which are pending in different courts of Punjab and Haryana. The firm also
filed 5 six criminal cases against the company and/or its officers which are
pending in the courts of CJM, Chandigarh and several courts at Ludhiana.
It is submitted by the petitioner that the present cases arise out
of or in relation to a single transaction. It is further submitted that at
present there are sixteen criminal cases filed by the Respondent against the
petitioner in various courts in the State of Punjab. In addition, the
petitioner has also filed four criminal cases against Respondents. There are
ten FIRs pending against the parties and investigation in six of the cases has
resulted in charge sheet being filed against the parties.
The petitioner also prayed for transfer of all criminal cases
pending in various courts of Punjab including the High Court of Punjab and
Haryana at Chandigarh between the parties, which may not be in the knowledge of
the petitioner and hence also may not be mentioned in this transfer petition.
Mr. Sunil Gupta, learned senior counsel appearing on behalf of the
appellant, would contend that as all the cases arise out of the same
transaction, the interest of justice would be sub served if all the matters are
clubbed together in order to avoid multiplicity of proceedings. The 6
proceedings in various courts would show that the company and its officers have
unfairly been treated.
Mr. Bhatt, learned counsel appearing on behalf of the respondents,
on the other hand, would urge that for transfer of a criminal case, there must
be a reasonable apprehension on the part of a party to a case that justice
would not be done which the petitioners have failed to do.
Some of the cases, namely, cases arising out of FIR Nos.29, 276
and 303 having been transferred from Ludhiana and Jhansi to the Court of
Chandigarh, it would, in our opinion, be inappropriate to transfer all criminal
cases to Jhansi.
at the time of filing of the transfer application, in some of the matters
investigations were pending. Some of the criminal cases have been filed in the
Ludhiana Courts by the company itself. Indisputably, it has an office at Ludhiana.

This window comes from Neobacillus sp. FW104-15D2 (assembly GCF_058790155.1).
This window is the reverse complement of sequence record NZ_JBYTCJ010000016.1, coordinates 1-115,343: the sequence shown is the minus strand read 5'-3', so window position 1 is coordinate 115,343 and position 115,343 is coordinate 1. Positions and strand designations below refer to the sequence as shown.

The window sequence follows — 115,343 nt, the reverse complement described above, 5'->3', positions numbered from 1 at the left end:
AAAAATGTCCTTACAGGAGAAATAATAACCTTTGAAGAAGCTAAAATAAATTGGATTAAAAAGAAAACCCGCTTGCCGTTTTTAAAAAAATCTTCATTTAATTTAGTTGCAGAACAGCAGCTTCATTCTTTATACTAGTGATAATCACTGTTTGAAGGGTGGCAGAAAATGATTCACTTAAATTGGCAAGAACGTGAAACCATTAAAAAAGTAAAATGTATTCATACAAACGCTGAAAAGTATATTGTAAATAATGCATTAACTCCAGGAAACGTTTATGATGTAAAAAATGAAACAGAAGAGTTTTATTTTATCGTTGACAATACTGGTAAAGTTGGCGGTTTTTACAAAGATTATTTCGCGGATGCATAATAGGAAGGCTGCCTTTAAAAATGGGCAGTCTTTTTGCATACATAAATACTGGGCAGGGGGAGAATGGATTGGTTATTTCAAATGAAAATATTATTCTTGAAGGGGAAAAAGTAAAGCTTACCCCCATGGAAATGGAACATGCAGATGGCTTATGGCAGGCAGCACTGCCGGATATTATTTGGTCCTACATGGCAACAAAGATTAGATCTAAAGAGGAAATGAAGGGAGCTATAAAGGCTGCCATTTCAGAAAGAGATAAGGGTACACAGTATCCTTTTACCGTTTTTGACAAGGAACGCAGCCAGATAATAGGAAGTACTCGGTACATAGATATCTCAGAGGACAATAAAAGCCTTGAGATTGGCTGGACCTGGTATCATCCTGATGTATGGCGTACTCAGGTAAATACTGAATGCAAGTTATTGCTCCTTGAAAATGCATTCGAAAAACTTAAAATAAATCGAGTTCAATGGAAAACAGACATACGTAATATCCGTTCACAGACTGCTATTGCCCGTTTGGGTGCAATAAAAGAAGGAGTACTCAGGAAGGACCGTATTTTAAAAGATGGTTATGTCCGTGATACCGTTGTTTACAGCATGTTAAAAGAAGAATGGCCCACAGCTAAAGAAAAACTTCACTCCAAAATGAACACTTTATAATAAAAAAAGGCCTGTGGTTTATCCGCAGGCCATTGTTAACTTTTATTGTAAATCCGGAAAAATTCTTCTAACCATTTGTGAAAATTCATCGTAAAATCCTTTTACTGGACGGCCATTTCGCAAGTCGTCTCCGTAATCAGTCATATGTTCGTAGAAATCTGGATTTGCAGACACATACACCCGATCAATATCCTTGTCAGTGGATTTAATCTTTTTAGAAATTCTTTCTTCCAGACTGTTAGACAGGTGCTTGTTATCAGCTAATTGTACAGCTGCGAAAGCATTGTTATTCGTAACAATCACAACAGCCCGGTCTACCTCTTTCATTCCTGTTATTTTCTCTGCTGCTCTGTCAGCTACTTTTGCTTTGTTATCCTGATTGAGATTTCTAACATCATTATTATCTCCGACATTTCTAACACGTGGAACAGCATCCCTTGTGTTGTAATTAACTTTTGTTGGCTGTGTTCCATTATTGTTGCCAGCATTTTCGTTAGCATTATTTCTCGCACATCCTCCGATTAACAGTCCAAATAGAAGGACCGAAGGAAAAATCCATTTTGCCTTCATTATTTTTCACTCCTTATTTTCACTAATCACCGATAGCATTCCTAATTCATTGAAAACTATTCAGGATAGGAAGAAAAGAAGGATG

Although Section 406 of the Code of Criminal Procedure empowers
this Court to transfer a criminal case from one Court situated in one State to
another situated in another State but indisputably the convenience of the 7
parties including the witnesses to be produced at the trial is a relevant
consideration there for. In Abdul Nazar Madani v. State of Tamil Nadu &
Anr. [(2000) 6 SCC 204], this Court has categorically held that before an order
of transfer is effected, the convenience not only of the petitioner but also
prosecution, other accused and witnesses including the larger interest of the
society should also be taken into consideration.
It is true that some apprehensions have been expressed that
justice may not be done to the company but keeping in view the facts and
circumstances of this case, we are of the opinion that its apprehension does
not appear to be a reasonable one. We have no doubt in our mind that all the
Courts concerned would act impartially and the Company and its Directors and
Officers who are facing trial before the courts concerned would be dealt with
We would, however, request the District Judges of Chandigarh and
Ludhiana to consider the desirability of transferring all the criminal matters
(as far as practicable and legally permissible) to one court so as to enable
them to be disposed of one after the other. We are, furthermore, of the 8
opinion that if and when applications for dispensation of personal appearance
are filed by the accused, the same shall be considered by the courts concerned
on their own merits.
The transfer petition, therefore, is dismissed with the aforementioned
.....................................J. [S.B. Sinha]
.....................................J. [Cyriac Joseph]